During the Government Relations and Oversight committee meeting (GRO) on Tuesday, reporters from Technician were removed during closed deliberation and voting on whether probable cause existed to continue investigating into the punitive charges against Student Body Treasurer John Taylor Willis.
The motion to move into a closed session during deliberation was made by Sen. Coleman Simpson, a third-year studying agricultural education and political science, and was unanimously voted in the affirmative by the committee.
Per NC State Student Government statutes, “All meetings of public bodies shall be open to all North Carolina State University Students, except as the closing of meetings is permitted by the General Statutes of North Carolina. Permissible reasons under state law include: (a) To prevent the disclosure of information that is privileged or confidential according to federal, state, or local law; (b) To prevent premature disclosure of awards; (c) To preserve the attorney client privilege; (d) To consider the appointment or removal of an individual to or from a non-public body; (e) As otherwise provided for by the Student Body Statutes.”
Visiting senators and Student Government advisers were permitted to remain in the room during the time of committee deliberations.
“It’s a precedent that has been set by this body,” said Justine Hollingshead, assistant vice chancellor and Student Government Treasury Department adviser, following the motion being voted upon. “And it also is permissible to go into executive session, which would be closed-door, for the committee to deliberate.”
Per North Carolina statute 143-318.11.(c) “Calling a Closed Session. - A public body may hold a closed session only upon a motion duly made and adopted at an open meeting. Every motion to close a meeting shall cite one or more of the permissible purposes listed in subsection (a) of this section. A motion based on subdivision (a)(1) of this section shall also state the name or citation of the law that renders the information to be discussed privileged or confidential.”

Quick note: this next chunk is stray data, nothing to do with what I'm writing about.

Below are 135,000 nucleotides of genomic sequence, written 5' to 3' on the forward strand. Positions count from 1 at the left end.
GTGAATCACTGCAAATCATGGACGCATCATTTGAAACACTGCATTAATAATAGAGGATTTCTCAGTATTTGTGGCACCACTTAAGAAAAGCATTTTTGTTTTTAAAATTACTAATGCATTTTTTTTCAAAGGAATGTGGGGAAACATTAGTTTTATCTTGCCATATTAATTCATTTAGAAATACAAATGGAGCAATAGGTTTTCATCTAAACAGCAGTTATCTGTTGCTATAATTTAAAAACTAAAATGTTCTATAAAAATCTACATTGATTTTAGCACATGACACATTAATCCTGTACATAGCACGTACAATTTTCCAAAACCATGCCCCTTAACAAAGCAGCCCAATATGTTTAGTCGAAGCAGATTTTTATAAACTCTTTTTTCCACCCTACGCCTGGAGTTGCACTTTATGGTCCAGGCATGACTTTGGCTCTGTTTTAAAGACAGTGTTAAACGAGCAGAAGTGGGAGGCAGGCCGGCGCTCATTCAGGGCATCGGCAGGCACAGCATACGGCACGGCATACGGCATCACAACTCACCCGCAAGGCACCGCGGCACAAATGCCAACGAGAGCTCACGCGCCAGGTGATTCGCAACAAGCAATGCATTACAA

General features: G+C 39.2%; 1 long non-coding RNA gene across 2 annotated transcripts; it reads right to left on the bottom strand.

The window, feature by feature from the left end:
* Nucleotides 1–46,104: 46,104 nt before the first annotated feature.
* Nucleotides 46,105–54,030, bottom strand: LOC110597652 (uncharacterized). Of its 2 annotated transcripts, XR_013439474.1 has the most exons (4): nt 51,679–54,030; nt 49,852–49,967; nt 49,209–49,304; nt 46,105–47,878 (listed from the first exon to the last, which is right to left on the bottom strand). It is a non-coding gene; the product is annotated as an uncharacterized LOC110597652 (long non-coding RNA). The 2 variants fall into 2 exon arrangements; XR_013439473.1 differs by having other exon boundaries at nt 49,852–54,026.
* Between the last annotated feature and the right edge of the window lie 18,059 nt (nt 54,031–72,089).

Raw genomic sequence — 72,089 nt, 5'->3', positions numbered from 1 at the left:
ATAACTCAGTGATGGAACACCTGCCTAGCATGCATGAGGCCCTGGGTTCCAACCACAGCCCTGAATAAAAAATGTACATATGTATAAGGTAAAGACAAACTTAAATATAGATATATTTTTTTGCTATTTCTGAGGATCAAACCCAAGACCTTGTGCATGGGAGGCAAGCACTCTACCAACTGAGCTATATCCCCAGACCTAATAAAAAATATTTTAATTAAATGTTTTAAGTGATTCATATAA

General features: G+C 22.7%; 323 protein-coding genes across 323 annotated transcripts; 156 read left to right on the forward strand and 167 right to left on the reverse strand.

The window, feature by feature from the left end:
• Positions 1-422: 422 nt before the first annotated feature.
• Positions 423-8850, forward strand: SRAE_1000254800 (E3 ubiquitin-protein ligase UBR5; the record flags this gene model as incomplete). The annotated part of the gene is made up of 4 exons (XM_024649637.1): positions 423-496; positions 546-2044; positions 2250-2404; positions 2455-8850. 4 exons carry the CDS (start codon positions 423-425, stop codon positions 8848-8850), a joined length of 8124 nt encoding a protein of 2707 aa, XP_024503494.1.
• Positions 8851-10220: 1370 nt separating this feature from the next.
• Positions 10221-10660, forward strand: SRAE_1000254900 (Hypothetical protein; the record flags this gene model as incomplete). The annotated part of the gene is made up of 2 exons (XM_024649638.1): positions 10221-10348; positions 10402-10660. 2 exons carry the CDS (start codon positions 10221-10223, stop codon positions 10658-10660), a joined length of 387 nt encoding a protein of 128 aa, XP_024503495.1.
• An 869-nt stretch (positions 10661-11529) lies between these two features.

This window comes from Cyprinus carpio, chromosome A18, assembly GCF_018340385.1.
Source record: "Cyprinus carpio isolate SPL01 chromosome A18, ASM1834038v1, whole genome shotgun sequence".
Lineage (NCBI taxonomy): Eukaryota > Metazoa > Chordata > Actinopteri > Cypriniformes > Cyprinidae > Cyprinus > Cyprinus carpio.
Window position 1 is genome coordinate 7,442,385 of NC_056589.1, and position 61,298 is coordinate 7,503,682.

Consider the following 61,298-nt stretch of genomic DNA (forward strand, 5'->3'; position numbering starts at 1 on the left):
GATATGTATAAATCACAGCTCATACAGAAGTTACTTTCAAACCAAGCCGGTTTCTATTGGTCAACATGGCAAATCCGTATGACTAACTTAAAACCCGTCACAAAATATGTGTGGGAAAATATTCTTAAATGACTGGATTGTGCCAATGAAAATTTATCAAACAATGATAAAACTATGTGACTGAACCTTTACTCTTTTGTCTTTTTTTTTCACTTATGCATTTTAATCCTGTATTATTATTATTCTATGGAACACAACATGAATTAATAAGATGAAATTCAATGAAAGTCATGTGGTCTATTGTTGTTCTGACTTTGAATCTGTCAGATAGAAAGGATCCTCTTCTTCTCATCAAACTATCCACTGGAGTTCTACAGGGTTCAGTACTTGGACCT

No legal reasoning for moving into closed session was cited by the committee, despite Technician asking for clarification on three separate occasions.
Student Senate President Mitchell Moravec, a fifth-year studying psychology and materials science and engineering, believes that the motion was conducted lawfully, due to section 143-318.11.(a)(6) of the North Carolina General Statutes.
“I think a mistake was made that the motion did not specifically cite that subsection before they approved the motion,” Moravec said, referencing the subsection. “But ultimately, I think it was all good and legal because we used one of the exceptions to the open meeting law that I felt and that we had gotten the advice from our advisers that was good to go for this purpose.”
The subsection referenced by Moravec says that a closed session is lawful “to consider the qualifications, competence, performance, character, fitness, conditions of appointment, or conditions of initial employment of an individual public officer or employee or prospective public officer or employee; or to hear or investigate a complaint, charge, or grievance by or against an individual public officer or employee.”
The subsection also states, “a public body may not consider the qualifications, competence, performance, character, fitness, appointment, or removal of a member of the public body or another body and may not consider or fill a vacancy among its own membership except in an open meeting.”
Sen. Ryan Dunn, GRO committee chair and a second-year studying political science, says that he was advised on the legality of moving into a closed session prior to the meeting.
“Before going into the meeting, Justine was on the phone with General Counsel asking about it, and when she got off the phone, she said General Counsel said it would not be a problem for us to move into closed session,” Dunn said.
Hollingshead declined to comment on the meeting.
General Counsel didn’t respond for comment by the time of publication.
Mike Hiestand, attorney and legal consultant to the Student Press Law Center, sent this statement to Technician via email:
"It's certainly a lousy way to kick off the school year,” Hiestand said. “Open meetings laws exist for a reason. They are reflected in the student government's own constitution and they're not optional. You can't just re-write them as you go. If you're going to work as a student government representative on behalf of the students at NC State, you have agreed to abide by rules that help your constituents keep tabs on what you're doing. That's how it works. I hope they'll get their act together going forward."